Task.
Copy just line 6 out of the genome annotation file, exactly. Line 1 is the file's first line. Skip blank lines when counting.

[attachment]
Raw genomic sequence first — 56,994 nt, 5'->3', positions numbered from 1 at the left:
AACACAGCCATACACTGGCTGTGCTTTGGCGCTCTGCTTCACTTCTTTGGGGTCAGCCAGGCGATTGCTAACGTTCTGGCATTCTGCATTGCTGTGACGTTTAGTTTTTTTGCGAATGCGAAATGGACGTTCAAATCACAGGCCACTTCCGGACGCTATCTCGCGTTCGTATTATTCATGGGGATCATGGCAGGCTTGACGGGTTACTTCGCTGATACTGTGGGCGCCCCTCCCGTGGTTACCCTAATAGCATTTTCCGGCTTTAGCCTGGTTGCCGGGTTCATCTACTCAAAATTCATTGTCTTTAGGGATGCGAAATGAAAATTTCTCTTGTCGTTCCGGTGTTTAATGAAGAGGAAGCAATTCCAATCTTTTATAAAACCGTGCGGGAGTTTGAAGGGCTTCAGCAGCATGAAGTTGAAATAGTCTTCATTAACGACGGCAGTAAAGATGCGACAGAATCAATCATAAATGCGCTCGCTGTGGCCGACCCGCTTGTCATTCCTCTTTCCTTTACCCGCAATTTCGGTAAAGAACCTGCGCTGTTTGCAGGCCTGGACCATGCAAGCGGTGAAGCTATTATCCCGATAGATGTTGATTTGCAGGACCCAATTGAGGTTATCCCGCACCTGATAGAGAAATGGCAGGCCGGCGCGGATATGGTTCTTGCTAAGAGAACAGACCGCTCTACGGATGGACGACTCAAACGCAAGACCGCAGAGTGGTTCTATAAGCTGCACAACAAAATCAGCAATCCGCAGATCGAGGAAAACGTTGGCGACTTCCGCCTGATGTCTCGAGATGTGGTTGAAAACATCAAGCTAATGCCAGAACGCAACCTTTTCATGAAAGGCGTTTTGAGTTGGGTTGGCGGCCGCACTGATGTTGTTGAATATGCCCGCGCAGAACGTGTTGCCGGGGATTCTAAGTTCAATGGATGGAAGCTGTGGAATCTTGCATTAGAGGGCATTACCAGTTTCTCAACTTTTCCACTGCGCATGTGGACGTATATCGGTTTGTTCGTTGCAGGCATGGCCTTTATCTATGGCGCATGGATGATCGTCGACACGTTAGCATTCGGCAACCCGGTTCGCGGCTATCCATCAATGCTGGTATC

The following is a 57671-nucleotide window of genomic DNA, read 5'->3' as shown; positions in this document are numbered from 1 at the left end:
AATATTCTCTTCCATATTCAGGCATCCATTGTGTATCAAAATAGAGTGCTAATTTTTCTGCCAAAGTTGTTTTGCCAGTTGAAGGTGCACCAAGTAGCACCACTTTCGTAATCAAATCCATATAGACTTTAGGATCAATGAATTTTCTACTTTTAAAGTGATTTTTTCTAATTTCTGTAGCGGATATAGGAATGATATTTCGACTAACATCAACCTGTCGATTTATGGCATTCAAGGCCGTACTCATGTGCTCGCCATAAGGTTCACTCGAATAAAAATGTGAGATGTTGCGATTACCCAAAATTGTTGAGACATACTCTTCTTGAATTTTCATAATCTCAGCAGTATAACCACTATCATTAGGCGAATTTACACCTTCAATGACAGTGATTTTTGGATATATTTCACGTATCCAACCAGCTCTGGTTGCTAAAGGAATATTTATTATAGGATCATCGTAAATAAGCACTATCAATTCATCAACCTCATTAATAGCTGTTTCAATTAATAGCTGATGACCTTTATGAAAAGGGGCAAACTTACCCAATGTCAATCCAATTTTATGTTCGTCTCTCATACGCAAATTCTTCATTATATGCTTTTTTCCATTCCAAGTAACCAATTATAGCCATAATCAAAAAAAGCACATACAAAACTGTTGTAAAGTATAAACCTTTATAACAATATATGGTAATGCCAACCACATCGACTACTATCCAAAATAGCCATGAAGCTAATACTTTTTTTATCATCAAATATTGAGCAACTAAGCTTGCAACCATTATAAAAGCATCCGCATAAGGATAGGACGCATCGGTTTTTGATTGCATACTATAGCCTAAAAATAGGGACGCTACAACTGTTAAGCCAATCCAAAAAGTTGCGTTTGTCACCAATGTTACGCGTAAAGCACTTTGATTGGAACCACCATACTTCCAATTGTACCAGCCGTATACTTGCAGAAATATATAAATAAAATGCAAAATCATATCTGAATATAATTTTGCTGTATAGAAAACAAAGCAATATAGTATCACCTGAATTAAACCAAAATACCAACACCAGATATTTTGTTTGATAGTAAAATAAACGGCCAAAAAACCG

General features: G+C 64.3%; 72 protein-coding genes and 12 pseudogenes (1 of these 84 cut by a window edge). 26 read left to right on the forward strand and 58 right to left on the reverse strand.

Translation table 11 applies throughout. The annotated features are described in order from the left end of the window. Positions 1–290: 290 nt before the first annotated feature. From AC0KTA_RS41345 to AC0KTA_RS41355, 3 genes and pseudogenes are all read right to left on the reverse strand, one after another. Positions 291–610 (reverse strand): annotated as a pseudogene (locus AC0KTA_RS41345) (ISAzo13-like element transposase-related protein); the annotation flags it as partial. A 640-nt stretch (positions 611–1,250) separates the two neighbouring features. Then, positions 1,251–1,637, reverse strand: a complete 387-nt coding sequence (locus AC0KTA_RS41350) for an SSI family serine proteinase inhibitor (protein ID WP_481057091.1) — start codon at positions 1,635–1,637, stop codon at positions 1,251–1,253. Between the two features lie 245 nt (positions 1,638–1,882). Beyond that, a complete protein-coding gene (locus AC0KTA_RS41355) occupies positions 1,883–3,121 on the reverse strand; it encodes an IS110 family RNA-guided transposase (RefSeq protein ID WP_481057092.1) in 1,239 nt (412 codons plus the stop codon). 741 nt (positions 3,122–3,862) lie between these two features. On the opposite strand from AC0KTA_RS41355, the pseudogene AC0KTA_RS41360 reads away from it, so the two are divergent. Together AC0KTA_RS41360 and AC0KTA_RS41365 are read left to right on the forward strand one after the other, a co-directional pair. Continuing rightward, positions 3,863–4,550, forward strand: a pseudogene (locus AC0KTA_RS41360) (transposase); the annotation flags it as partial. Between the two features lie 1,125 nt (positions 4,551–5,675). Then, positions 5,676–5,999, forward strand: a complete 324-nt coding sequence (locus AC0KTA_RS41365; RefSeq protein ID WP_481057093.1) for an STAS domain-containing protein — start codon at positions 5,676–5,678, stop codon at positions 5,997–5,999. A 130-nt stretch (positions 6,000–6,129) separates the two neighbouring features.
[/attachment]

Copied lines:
Translation table 11 applies throughout. The annotated features are described in order from the left end of the window. Positions 1–290: 290 nt before the first annotated feature. From AC0KTA_RS41345 to AC0KTA_RS41355, 3 genes and pseudogenes are all read right to left on the reverse strand, one after another. Positions 291–610 (reverse strand): annotated as a pseudogene (locus AC0KTA_RS41345) (ISAzo13-like element transposase-related protein); the annotation flags it as partial. A 640-nt stretch (positions 611–1,250) separates the two neighbouring features. Then, positions 1,251–1,637, reverse strand: a complete 387-nt coding sequence (locus AC0KTA_RS41350) for an SSI family serine proteinase inhibitor (protein ID WP_481057091.1) — start codon at positions 1,635–1,637, stop codon at positions 1,251–1,253. Between the two features lie 245 nt (positions 1,638–1,882). Beyond that, a complete protein-coding gene (locus AC0KTA_RS41355) occupies positions 1,883–3,121 on the reverse strand; it encodes an IS110 family RNA-guided transposase (RefSeq protein ID WP_481057092.1) in 1,239 nt (412 codons plus the stop codon). 741 nt (positions 3,122–3,862) lie between these two features. On the opposite strand from AC0KTA_RS41355, the pseudogene AC0KTA_RS41360 reads away from it, so the two are divergent. Together AC0KTA_RS41360 and AC0KTA_RS41365 are read left to right on the forward strand one after the other, a co-directional pair. Continuing rightward, positions 3,863–4,550, forward strand: a pseudogene (locus AC0KTA_RS41360) (transposase); the annotation flags it as partial. Between the two features lie 1,125 nt (positions 4,551–5,675). Then, positions 5,676–5,999, forward strand: a complete 324-nt coding sequence (locus AC0KTA_RS41365; RefSeq protein ID WP_481057093.1) for an STAS domain-containing protein — start codon at positions 5,676–5,678, stop codon at positions 5,997–5,999. A 130-nt stretch (positions 6,000–6,129) separates the two neighbouring features.